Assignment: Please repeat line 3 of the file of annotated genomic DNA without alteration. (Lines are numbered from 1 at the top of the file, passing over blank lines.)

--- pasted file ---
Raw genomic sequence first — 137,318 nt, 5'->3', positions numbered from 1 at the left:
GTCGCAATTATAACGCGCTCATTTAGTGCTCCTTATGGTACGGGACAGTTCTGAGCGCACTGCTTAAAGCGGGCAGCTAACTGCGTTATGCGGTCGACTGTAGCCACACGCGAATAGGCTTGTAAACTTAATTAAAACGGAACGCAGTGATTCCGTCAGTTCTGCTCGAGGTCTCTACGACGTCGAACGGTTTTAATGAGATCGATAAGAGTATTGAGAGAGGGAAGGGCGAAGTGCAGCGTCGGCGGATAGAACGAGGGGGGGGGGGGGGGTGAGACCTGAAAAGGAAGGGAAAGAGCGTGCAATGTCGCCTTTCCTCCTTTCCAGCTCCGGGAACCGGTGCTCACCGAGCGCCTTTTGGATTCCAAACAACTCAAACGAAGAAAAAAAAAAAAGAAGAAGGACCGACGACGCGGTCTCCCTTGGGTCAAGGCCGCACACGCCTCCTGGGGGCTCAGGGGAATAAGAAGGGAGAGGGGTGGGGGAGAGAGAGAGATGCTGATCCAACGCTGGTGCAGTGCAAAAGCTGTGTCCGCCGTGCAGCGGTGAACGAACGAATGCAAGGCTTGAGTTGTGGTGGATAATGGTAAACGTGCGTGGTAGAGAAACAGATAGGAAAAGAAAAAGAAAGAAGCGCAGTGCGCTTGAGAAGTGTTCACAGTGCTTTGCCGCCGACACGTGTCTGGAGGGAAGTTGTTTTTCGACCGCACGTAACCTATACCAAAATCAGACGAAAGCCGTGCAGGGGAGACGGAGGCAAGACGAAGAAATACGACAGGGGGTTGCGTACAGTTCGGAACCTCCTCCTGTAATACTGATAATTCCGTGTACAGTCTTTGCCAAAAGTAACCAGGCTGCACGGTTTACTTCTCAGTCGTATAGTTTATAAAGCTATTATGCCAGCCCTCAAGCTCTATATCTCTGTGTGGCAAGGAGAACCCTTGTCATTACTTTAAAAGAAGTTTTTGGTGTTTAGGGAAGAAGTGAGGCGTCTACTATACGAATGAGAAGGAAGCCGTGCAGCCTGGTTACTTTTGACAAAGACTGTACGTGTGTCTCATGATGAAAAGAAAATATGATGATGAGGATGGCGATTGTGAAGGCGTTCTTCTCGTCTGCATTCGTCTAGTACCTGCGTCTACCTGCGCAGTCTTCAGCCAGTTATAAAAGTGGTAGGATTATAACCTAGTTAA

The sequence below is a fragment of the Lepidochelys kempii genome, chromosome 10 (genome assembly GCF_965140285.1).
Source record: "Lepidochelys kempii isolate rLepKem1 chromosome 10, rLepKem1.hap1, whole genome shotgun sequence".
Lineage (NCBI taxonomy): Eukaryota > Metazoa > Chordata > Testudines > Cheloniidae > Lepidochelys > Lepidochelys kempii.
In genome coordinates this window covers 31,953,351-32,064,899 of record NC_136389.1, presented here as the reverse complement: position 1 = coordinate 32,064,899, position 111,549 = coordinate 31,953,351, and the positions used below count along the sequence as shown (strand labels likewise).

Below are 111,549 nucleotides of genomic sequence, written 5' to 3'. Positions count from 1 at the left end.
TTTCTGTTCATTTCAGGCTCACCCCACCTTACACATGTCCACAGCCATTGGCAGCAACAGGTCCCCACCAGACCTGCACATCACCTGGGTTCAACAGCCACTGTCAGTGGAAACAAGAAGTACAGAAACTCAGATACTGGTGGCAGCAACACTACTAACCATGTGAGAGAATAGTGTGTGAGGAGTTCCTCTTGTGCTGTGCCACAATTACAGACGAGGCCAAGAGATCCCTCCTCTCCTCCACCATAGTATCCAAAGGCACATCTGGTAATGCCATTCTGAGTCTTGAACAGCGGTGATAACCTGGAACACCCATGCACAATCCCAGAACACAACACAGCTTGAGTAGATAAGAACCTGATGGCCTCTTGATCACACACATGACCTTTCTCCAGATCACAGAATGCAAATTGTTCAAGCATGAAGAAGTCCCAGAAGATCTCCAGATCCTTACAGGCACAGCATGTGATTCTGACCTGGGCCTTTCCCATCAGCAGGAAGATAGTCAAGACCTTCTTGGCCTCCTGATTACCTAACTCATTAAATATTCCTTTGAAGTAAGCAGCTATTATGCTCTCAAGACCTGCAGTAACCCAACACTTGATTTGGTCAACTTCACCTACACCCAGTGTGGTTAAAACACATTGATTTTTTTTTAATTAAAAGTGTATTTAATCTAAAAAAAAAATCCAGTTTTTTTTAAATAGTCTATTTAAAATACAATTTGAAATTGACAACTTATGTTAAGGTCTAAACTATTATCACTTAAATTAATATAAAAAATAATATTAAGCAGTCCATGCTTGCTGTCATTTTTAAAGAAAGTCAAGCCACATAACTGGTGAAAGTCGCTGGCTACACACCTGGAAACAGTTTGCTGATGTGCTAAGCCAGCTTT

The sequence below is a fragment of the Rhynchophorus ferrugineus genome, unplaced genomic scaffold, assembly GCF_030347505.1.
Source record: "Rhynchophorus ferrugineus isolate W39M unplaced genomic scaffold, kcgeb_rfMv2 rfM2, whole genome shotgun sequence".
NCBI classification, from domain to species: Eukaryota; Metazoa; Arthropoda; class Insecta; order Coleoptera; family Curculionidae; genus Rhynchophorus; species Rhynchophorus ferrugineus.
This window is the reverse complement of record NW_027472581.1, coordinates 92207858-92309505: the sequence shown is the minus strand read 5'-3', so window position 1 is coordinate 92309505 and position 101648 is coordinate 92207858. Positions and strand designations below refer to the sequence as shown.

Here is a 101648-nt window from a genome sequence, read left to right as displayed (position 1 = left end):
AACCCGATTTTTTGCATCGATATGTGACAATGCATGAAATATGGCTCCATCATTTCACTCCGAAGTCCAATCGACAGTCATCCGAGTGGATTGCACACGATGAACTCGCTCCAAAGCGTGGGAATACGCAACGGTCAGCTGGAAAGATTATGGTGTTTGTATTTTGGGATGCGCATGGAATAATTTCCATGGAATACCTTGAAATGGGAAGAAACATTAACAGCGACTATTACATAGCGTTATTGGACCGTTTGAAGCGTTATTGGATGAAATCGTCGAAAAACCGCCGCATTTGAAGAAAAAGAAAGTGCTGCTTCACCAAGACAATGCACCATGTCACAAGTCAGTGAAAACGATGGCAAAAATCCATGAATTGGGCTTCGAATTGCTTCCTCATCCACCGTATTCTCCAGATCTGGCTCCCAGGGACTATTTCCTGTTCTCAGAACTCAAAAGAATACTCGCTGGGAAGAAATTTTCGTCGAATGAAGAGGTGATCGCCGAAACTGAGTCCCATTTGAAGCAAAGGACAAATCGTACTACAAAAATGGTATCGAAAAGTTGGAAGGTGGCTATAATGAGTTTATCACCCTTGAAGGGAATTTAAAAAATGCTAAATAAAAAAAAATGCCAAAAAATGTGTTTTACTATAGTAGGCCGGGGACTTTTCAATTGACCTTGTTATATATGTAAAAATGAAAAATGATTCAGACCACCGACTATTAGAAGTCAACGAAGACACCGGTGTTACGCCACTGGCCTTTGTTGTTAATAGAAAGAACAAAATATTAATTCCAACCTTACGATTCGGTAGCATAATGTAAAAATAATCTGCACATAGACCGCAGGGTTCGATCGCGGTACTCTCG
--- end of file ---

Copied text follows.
The sequence below is a fragment of the Lepidochelys kempii genome, chromosome 10 (genome assembly GCF_965140285.1).